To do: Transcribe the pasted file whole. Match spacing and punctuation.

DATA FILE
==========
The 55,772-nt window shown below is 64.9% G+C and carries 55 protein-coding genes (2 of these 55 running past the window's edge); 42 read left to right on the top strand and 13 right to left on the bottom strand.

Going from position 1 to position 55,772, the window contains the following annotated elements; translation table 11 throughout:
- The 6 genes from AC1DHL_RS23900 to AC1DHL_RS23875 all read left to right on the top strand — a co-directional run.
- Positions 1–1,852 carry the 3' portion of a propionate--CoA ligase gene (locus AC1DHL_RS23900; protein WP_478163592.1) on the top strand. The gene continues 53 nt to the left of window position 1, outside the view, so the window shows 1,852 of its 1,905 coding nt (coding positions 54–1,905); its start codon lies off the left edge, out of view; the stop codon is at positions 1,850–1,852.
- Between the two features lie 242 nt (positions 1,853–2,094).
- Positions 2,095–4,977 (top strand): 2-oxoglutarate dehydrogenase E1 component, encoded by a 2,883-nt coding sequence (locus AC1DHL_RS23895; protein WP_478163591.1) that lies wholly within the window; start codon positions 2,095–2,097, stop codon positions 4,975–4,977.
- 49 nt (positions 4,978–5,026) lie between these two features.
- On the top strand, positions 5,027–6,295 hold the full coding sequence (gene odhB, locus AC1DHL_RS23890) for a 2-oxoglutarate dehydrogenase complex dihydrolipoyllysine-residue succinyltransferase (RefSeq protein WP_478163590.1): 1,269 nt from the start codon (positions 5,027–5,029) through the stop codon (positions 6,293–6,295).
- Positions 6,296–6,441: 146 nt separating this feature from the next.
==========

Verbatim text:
The 55,772-nt window shown below is 64.9% G+C and carries 55 protein-coding genes (2 of these 55 running past the window's edge); 42 read left to right on the top strand and 13 right to left on the bottom strand.

Going from position 1 to position 55,772, the window contains the following annotated elements; translation table 11 throughout:
- The 6 genes from AC1DHL_RS23900 to AC1DHL_RS23875 all read left to right on the top strand — a co-directional run.
- Positions 1–1,852 carry the 3' portion of a propionate--CoA ligase gene (locus AC1DHL_RS23900; protein WP_478163592.1) on the top strand. The gene continues 53 nt to the left of window position 1, outside the view, so the window shows 1,852 of its 1,905 coding nt (coding positions 54–1,905); its start codon lies off the left edge, out of view; the stop codon is at positions 1,850–1,852.
- Between the two features lie 242 nt (positions 1,853–2,094).
- Positions 2,095–4,977 (top strand): 2-oxoglutarate dehydrogenase E1 component, encoded by a 2,883-nt coding sequence (locus AC1DHL_RS23895; protein WP_478163591.1) that lies wholly within the window; start codon positions 2,095–2,097, stop codon positions 4,975–4,977.
- 49 nt (positions 4,978–5,026) lie between these two features.
- On the top strand, positions 5,027–6,295 hold the full coding sequence (gene odhB, locus AC1DHL_RS23890) for a 2-oxoglutarate dehydrogenase complex dihydrolipoyllysine-residue succinyltransferase (RefSeq protein WP_478163590.1): 1,269 nt from the start codon (positions 5,027–5,029) through the stop codon (positions 6,293–6,295).
- Positions 6,296–6,441: 146 nt separating this feature from the next.